Schoolgirls across the country will have access to an educational programme aimed at ensuring their safety in personal relationships.
Inspired by the death of Dunedin woman Sophie Elliott, police have agreed to implement a nationwide rollout of the programme in the hope of arming young women with potentially life-saving skills.
Six years after the death of her daughter, Lesley Elliott's doing everything she can to ensure other young women are able to spot unhealthy, controlling relationships before they get out of hand.
"It's what Sophie missed and I missed in her relationship so it's about relationships and it's targeting year 12, which is sort of 16 upwards and it's basically boyfriend-girlfriend relationships," says Ms Elliott.
Ms Elliott's daughter Sophie was stabbed to death in 2008 by her former boyfriend Clayton Weatherston.
"I'm absolutely positive that if Sophie had something like that at high school that she would have… some alarm bells would've gone off in the relationship she had - we didn't recognise the signs."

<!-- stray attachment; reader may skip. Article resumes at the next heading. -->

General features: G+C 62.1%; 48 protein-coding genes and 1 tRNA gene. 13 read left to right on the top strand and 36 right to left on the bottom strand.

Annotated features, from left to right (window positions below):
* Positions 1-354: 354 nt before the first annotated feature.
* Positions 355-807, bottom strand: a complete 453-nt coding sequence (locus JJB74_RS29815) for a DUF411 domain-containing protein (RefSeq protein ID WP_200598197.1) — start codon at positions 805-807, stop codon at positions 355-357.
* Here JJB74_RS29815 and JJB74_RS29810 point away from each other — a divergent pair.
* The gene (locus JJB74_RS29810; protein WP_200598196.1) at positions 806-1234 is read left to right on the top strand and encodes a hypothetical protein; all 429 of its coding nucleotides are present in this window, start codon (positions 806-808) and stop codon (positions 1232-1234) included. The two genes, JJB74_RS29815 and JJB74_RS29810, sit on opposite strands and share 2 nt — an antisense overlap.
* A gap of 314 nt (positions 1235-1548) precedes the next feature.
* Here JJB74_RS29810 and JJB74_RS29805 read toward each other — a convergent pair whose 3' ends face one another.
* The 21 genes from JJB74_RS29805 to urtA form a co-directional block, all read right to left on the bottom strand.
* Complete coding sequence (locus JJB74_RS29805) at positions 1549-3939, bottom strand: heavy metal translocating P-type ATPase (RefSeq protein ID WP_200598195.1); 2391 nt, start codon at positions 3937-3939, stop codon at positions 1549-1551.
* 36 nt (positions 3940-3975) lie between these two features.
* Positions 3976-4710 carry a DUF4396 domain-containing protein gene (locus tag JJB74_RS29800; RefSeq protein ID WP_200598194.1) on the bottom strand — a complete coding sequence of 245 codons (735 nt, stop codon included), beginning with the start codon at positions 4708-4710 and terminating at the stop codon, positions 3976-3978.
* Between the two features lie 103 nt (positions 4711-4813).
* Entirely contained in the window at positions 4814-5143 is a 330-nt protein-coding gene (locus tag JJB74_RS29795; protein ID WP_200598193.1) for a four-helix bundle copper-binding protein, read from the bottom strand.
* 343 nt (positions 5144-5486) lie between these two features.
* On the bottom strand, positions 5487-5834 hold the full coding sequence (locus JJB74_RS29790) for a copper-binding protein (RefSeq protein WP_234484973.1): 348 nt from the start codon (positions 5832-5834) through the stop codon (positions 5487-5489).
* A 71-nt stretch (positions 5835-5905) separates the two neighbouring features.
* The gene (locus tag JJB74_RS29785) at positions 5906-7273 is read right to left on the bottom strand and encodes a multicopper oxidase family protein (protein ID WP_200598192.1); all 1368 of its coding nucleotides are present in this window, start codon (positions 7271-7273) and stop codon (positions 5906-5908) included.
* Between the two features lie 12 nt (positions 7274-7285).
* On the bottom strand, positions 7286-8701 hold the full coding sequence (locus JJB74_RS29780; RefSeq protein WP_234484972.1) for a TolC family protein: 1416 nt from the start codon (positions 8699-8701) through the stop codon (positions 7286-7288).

Implemented by police, social agencies and teachers, the programme is teaching pupils the differences between healthy and unhealthy relationships.
Police say the workshops aim to help get young people to recognise if they're in an abusive relationship and get help before it becomes too hard to get out of.
"There are a lot of programmes done in schools but they don't specifically target the teen girls and boys at school, so that's what we're targeting," says Ms Elliott.
A year-long trial in nine schools was so popular police have agreed to helping run it nationwide.
All Ms Elliott hopes is that the programme will help prevent more young women suffering in unsafe relationships.
source: newshub archive